Tradition. A custom handed down to posterity especially orally or by practice. As an Australian, whose family came over from Britain and has been here for generations, we don’t really have traditions (unless you count tying hankies into hats to wear at Christmas) so I’m wholeheartedly embracing the Italian traditions of Daniel’s family.
They have sauce day, pig day and multiple bread days. All of which involve making mammoth quantities of passata, salami, pizza and bread. And by mammoth, I mean we made 200 bottles of passata and their pizza oven is big enough to cook fifty loaves of bread at a time. We are building an oven at our house that may be able to cook five to ten loaves, I hope that’s big enough.
Days start early. 5am is normal time to be up and ready to start. We didn’t get there till 8 and all the prep work had been done by the early risers. 200 long neck beer bottles washed and stacked ready to add basil to. 12 boxes of roma tomatoes washed. Two giant pots of water boiling. Fires set under the drums. Coffee and biscuits on the go.
It’s a simple process. Boil the tomatoes for 5 minutes, scoop them out into an old shopping trolley lined with a sheet and mash them a little. Let a bit of the water drain, then feed the tomatoes into the mouli and catch what comes out as sauce in one pot and the skins in another. Feed the skins back in for a second go, catch that, mix it up and pour into beer bottles.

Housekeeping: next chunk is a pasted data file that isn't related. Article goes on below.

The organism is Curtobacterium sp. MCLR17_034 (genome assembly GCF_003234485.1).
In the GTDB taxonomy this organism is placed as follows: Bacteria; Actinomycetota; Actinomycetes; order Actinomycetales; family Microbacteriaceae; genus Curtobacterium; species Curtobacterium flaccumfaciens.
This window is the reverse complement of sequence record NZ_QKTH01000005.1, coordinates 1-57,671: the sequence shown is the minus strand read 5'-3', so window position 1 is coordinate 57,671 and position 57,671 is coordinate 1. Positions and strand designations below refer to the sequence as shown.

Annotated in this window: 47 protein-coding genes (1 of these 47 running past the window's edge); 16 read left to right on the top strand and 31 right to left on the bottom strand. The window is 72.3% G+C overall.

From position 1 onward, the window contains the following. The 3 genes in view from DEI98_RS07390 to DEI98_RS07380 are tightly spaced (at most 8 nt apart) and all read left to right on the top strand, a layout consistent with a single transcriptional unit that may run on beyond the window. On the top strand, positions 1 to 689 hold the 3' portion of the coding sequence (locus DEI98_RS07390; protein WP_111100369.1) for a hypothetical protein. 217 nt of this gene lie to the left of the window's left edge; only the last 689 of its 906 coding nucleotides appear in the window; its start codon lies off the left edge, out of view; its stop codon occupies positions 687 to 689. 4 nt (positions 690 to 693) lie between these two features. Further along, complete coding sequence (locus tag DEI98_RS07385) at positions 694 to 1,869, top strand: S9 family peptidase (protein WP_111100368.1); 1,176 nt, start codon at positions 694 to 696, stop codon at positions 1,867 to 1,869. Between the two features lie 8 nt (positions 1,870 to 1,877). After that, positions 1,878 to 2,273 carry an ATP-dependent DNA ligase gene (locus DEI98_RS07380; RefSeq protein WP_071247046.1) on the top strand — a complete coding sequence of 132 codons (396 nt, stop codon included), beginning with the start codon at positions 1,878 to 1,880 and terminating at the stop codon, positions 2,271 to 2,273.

It’s important to leave a gap at the top of the bottle for when the passata is boiled so that they don’t explode. Pop a crown seal on and then lay them into a 44 gallon drum to boil for a couple of hours.
Go inside for lunch and a siesta. Done.
Daniel tells me the sauce still needs to be cooked to use as this is just the preserving process, so I bought an 11 litre pot to turn the passata into pasta sauce in. Boiled with lamb off-cuts and bay leaves it is mighty tasty.
We have to be careful with the beer bottles too, as the ones available now for home brewing are not as strong as these 50 year old ones and can’t take the heat of the fire as well.